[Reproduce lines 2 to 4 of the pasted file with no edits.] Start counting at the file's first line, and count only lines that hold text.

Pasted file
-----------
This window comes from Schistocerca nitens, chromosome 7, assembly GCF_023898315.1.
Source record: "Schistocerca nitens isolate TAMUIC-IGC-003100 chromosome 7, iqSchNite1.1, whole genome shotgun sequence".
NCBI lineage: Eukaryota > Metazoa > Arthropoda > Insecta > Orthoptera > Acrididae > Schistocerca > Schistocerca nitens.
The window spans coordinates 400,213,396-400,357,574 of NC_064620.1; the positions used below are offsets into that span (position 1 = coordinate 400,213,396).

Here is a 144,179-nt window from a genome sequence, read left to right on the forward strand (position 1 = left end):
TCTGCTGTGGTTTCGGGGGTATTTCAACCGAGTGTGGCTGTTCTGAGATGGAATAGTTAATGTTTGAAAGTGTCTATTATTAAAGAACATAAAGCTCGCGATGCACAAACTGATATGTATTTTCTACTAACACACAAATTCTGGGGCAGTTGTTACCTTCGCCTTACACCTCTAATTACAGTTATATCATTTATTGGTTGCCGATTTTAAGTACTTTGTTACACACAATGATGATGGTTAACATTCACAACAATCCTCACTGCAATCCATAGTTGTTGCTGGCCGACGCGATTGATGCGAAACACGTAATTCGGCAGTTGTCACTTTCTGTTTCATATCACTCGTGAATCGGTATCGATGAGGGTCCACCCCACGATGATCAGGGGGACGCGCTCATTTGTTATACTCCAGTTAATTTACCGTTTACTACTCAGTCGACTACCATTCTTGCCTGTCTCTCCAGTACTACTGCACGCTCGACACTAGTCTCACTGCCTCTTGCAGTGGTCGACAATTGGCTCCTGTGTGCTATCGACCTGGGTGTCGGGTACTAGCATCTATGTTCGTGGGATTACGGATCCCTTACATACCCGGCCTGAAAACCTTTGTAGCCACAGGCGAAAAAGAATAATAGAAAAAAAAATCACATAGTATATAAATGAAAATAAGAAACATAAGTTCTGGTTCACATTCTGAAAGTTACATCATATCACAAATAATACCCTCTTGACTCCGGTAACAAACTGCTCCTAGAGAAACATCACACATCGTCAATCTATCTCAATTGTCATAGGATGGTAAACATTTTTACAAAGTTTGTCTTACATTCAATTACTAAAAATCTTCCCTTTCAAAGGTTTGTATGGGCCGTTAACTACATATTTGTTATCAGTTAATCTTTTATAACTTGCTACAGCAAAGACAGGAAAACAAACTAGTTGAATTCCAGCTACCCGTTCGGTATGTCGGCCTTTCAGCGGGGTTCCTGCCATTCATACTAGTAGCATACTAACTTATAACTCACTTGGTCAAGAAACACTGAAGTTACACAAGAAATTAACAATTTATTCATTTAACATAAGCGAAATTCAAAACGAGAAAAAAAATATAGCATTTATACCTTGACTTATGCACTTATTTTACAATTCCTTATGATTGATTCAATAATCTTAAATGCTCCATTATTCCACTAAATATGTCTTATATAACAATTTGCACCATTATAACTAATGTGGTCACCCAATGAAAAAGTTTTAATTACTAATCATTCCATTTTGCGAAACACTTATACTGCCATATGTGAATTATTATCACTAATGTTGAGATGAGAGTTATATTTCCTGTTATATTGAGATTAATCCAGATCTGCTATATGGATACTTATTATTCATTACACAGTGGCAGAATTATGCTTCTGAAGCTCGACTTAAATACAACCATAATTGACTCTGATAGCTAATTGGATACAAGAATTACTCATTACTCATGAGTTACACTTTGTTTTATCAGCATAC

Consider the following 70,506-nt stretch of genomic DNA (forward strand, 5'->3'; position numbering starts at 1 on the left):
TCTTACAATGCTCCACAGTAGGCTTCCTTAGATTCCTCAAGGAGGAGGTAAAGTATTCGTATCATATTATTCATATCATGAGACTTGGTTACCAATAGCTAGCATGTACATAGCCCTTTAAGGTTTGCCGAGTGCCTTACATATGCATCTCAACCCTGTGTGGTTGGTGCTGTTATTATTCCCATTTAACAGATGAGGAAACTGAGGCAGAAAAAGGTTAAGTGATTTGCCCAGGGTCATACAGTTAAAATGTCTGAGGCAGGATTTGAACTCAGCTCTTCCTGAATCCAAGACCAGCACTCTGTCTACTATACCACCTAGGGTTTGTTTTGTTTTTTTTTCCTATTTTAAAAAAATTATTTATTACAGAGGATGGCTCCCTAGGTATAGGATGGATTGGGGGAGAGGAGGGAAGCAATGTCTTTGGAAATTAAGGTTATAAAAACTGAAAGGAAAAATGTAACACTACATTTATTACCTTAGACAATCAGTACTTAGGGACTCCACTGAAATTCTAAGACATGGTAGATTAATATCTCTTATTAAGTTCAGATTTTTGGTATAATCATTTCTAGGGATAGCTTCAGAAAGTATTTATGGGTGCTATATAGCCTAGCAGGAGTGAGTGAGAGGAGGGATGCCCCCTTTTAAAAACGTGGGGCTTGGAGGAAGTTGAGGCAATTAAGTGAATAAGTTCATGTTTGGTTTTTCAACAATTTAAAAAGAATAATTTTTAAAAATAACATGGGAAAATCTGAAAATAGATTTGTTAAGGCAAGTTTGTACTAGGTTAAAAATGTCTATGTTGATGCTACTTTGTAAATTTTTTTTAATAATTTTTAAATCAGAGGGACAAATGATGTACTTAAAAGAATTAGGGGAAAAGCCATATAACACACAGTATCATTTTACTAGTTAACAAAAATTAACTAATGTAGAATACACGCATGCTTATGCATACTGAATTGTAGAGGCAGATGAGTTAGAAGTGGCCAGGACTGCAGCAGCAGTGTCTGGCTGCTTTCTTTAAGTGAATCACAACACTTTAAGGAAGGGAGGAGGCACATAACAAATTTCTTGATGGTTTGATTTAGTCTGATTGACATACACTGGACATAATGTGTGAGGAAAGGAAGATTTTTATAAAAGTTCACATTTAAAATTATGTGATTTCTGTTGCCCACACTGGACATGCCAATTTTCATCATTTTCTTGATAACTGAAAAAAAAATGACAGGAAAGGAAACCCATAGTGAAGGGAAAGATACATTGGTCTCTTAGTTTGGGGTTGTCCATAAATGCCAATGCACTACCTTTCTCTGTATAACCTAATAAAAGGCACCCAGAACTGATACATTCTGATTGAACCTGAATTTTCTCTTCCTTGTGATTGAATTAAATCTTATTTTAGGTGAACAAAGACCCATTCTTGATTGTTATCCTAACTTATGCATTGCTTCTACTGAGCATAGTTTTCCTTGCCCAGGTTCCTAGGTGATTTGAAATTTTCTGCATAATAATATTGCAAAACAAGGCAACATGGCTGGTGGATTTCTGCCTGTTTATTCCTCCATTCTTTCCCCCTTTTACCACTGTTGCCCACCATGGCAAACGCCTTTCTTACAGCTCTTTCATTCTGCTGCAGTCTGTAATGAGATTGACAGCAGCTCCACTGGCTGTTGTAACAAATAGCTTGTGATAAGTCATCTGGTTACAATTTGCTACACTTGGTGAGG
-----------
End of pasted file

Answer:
Source record: "Schistocerca nitens isolate TAMUIC-IGC-003100 chromosome 7, iqSchNite1.1, whole genome shotgun sequence".
NCBI lineage: Eukaryota > Metazoa > Arthropoda > Insecta > Orthoptera > Acrididae > Schistocerca > Schistocerca nitens.
The window spans coordinates 400,213,396-400,357,574 of NC_064620.1; the positions used below are offsets into that span (position 1 = coordinate 400,213,396).